July 26, 1934
COMMISSIONER OF INTERNAL REVENUE
Petition for Review from the United States Board of Tax Appeals.
Before BUFFINGTON, DAVIS, and THOMPSON, Circuit Judges.
THOMPSON, Circuit Judge.
This is a petition for review of a decision of the Board of Tax Appeals. The petitioner owned stock of the American Rolling Mill Company. On January 10, 1928, the company issued rights to subscribe to additional stock on the basis of one share of new stock for each six shares of old stock at $75 a share. These rights expired on February 10, 1928. In January, 1928, the petitioner subscribed to 1,550, shares and, prior to their delivery, he agreed to and did sell an equal number of shares. He delivered certificates for 1,550 shares of the old stock then owned and held by him. It is undisputed that the sale was made by the petitioner in anticipation of the receipt by him of the new shares of stock, and that it was his intention and purpose to sell the new stock. In his income tax return for 1928 he computed the profit derived from the sale on the basis of the prospective cost of the new stock to be acquired; that is, $75 a share.
The Commissioner computed the profit on the basis of the cost of the old stock, which was less than $75 a share, and determined a deficiency. The Board of Tax Appeals found as a fact that the sale was of the petitioner's old stock, representing a transaction completed before he had acquired the additional stock upon his right to subscribe, and therefore sustained the Commissioner's assessment of a deficiency.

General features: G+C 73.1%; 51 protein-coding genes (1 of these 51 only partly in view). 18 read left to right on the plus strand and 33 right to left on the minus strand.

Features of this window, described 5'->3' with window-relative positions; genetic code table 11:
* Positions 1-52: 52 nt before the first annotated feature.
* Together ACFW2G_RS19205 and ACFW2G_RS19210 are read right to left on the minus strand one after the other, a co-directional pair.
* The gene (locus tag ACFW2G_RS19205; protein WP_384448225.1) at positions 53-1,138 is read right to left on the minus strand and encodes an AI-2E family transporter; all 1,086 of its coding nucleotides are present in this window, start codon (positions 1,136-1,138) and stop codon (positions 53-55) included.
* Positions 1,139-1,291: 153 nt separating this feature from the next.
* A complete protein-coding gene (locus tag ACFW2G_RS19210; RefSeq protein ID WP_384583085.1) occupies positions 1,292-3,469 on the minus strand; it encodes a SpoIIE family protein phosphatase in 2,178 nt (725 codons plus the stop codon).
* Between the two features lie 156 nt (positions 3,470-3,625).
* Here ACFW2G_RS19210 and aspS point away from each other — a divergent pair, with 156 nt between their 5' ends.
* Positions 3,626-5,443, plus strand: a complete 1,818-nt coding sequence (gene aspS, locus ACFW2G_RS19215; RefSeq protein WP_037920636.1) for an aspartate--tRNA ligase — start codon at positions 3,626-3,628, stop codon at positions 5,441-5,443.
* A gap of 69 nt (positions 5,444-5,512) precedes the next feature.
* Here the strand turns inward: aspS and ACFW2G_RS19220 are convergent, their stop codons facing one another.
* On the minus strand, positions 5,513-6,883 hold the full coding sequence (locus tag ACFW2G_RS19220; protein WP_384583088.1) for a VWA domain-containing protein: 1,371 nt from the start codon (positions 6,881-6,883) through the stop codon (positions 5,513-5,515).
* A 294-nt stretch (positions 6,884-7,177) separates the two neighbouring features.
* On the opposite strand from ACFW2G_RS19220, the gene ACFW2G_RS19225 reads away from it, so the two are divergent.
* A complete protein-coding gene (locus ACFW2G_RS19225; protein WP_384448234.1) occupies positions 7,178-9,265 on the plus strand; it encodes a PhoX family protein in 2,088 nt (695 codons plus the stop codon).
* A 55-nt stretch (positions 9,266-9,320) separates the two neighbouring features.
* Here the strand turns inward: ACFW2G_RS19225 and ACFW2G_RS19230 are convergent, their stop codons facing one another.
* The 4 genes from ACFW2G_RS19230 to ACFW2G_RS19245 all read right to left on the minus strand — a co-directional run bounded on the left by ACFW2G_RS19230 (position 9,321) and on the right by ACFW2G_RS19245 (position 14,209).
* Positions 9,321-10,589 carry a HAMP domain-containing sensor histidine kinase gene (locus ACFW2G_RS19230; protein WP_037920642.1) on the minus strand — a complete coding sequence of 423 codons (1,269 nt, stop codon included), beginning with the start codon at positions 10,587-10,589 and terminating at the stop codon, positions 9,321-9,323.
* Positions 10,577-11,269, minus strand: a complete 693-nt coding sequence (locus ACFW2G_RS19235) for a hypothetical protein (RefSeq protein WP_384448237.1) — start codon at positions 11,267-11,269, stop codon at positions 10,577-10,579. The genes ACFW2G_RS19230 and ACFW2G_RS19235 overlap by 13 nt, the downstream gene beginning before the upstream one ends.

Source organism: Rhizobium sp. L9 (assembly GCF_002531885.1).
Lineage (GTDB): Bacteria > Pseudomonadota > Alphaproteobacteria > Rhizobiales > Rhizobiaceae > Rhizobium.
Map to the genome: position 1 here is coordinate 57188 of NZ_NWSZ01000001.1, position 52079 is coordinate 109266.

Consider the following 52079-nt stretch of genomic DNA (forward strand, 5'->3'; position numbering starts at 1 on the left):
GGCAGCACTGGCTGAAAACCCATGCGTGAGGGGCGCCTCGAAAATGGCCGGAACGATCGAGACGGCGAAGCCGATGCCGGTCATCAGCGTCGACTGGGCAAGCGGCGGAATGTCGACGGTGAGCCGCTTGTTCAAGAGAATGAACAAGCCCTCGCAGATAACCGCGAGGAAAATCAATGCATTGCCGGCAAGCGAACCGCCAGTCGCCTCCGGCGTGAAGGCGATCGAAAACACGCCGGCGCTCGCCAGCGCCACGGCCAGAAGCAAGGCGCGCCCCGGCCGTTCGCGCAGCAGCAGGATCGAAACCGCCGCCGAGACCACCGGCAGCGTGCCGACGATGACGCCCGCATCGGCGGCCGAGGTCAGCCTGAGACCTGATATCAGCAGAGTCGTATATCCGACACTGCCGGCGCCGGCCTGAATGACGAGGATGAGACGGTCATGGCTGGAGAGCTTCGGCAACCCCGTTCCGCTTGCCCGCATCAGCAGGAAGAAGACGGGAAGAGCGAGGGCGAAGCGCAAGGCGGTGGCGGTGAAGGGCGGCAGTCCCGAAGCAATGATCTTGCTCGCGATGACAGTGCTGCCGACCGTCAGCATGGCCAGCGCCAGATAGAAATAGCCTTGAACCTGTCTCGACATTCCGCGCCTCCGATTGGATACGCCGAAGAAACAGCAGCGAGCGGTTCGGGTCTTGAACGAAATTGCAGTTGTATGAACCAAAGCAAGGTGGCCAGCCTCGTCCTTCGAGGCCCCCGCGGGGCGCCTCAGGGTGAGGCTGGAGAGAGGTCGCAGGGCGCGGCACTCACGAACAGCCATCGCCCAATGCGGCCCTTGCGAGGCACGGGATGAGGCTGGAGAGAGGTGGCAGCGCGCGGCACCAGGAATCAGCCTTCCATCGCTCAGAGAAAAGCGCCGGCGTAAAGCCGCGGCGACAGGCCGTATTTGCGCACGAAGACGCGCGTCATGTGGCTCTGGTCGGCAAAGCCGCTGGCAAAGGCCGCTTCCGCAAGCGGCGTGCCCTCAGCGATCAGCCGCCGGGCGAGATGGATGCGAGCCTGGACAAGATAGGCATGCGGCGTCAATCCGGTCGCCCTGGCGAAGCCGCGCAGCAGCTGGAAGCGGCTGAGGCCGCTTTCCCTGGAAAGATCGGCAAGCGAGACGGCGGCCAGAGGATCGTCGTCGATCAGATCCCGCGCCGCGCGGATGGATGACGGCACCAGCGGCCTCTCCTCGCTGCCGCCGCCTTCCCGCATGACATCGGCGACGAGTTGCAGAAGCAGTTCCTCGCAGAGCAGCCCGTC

The Board of Tax Appeals held that sections 111 (a) and 113 (a) of the Revenue Act of 1928 (26 USCA §§ 2111 (a) and 2113 (a) were applicable. These sections provide:
"Sec. 111. (a) Except as hereinafter provided in this section, the gain from the sale or other disposition of property shall be the excess of the amount realized therefrom over the basis provided in section 113 [section 2113], and the loss shall be the excess of such basis over the amount realized. * * *
"Sec. 113. (a) The basis for determining the gain or loss from the sale or other disposition of property acquired after February 28, 1913, shall be the cost of such property. * * *"
There is nothing in either section which permits gain or loss to be determined on the basis of the intention of the parties. The Board determined from the facts what was actually done rather than what the petitioner intended to do. The petitioner sold the stock he had, not the stock he anticipated obtaining.
The Board concluded that the transaction constituted a sale of the old stock and that the taxable gain was properly computed on that basis. We are in entire accord with the reasoning and conclusions set out in its decision. 28 B.T.A. 360.
The decision of the Board of Tax Appeals is sustained.
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